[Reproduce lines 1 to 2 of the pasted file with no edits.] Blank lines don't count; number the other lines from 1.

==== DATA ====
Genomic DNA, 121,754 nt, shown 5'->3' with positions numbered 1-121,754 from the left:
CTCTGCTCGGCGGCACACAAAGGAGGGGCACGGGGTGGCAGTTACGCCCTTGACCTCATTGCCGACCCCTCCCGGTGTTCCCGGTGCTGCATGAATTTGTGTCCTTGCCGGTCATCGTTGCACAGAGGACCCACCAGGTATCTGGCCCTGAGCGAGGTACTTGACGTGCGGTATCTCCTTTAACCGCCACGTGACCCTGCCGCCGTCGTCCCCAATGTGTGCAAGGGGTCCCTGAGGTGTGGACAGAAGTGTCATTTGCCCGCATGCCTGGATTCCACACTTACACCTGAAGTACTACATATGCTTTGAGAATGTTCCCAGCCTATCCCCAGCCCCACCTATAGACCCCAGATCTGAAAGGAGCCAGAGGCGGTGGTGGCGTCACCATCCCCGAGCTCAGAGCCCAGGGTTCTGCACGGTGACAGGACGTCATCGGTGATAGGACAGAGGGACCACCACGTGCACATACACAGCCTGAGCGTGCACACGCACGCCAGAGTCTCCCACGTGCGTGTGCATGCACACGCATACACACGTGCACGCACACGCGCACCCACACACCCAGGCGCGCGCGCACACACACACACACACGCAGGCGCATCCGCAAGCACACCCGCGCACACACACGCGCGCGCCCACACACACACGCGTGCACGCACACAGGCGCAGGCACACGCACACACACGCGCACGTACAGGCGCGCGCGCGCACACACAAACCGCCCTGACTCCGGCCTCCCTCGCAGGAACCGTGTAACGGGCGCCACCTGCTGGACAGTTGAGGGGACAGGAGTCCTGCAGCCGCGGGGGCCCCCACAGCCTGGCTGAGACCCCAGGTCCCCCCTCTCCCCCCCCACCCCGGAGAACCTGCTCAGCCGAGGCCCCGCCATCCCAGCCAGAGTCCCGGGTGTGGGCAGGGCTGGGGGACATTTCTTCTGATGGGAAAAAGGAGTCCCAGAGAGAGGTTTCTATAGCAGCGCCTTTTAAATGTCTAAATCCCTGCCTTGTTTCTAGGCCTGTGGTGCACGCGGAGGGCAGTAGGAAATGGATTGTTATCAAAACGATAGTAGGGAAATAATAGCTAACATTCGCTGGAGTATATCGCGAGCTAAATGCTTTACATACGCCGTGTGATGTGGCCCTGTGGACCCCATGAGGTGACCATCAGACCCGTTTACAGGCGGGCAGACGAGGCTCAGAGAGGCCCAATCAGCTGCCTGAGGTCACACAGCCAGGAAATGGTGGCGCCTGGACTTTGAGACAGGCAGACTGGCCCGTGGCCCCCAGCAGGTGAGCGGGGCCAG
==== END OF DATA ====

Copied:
Genomic DNA, 121,754 nt, shown 5'->3' with positions numbered 1-121,754 from the left:
CTCTGCTCGGCGGCACACAAAGGAGGGGCACGGGGTGGCAGTTACGCCCTTGACCTCATTGCCGACCCCTCCCGGTGTTCCCGGTGCTGCATGAATTTGTGTCCTTGCCGGTCATCGTTGCACAGAGGACCCACCAGGTATCTGGCCCTGAGCGAGGTACTTGACGTGCGGTATCTCCTTTAACCGCCACGTGACCCTGCCGCCGTCGTCCCCAATGTGTGCAAGGGGTCCCTGAGGTGTGGACAGAAGTGTCATTTGCCCGCATGCCTGGATTCCACACTTACACCTGAAGTACTACATATGCTTTGAGAATGTTCCCAGCCTATCCCCAGCCCCACCTATAGACCCCAGATCTGAAAGGAGCCAGAGGCGGTGGTGGCGTCACCATCCCCGAGCTCAGAGCCCAGGGTTCTGCACGGTGACAGGACGTCATCGGTGATAGGACAGAGGGACCACCACGTGCACATACACAGCCTGAGCGTGCACACGCACGCCAGAGTCTCCCACGTGCGTGTGCATGCACACGCATACACACGTGCACGCACACGCGCACCCACACACCCAGGCGCGCGCGCACACACACACACACACGCAGGCGCATCCGCAAGCACACCCGCGCACACACACGCGCGCGCCCACACACACACGCGTGCACGCACACAGGCGCAGGCACACGCACACACACGCGCACGTACAGGCGCGCGCGCGCACACACAAACCGCCCTGACTCCGGCCTCCCTCGCAGGAACCGTGTAACGGGCGCCACCTGCTGGACAGTTGAGGGGACAGGAGTCCTGCAGCCGCGGGGGCCCCCACAGCCTGGCTGAGACCCCAGGTCCCCCCTCTCCCCCCCCACCCCGGAGAACCTGCTCAGCCGAGGCCCCGCCATCCCAGCCAGAGTCCCGGGTGTGGGCAGGGCTGGGGGACATTTCTTCTGATGGGAAAAAGGAGTCCCAGAGAGAGGTTTCTATAGCAGCGCCTTTTAAATGTCTAAATCCCTGCCTTGTTTCTAGGCCTGTGGTGCACGCGGAGGGCAGTAGGAAATGGATTGTTATCAAAACGATAGTAGGGAAATAATAGCTAACATTCGCTGGAGTATATCGCGAGCTAAATGCTTTACATACGCCGTGTGATGTGGCCCTGTGGACCCCATGAGGTGACCATCAGACCCGTTTACAGGCGGGCAGACGAGGCTCAGAGAGGCCCAATCAGCTGCCTGAGGTCACACAGCCAGGAAATGGTGGCGCCTGGACTTTGAGACAGGCAGACTGGCCCGTGGCCCCCAGCAGGTGAGCGGGGCCAG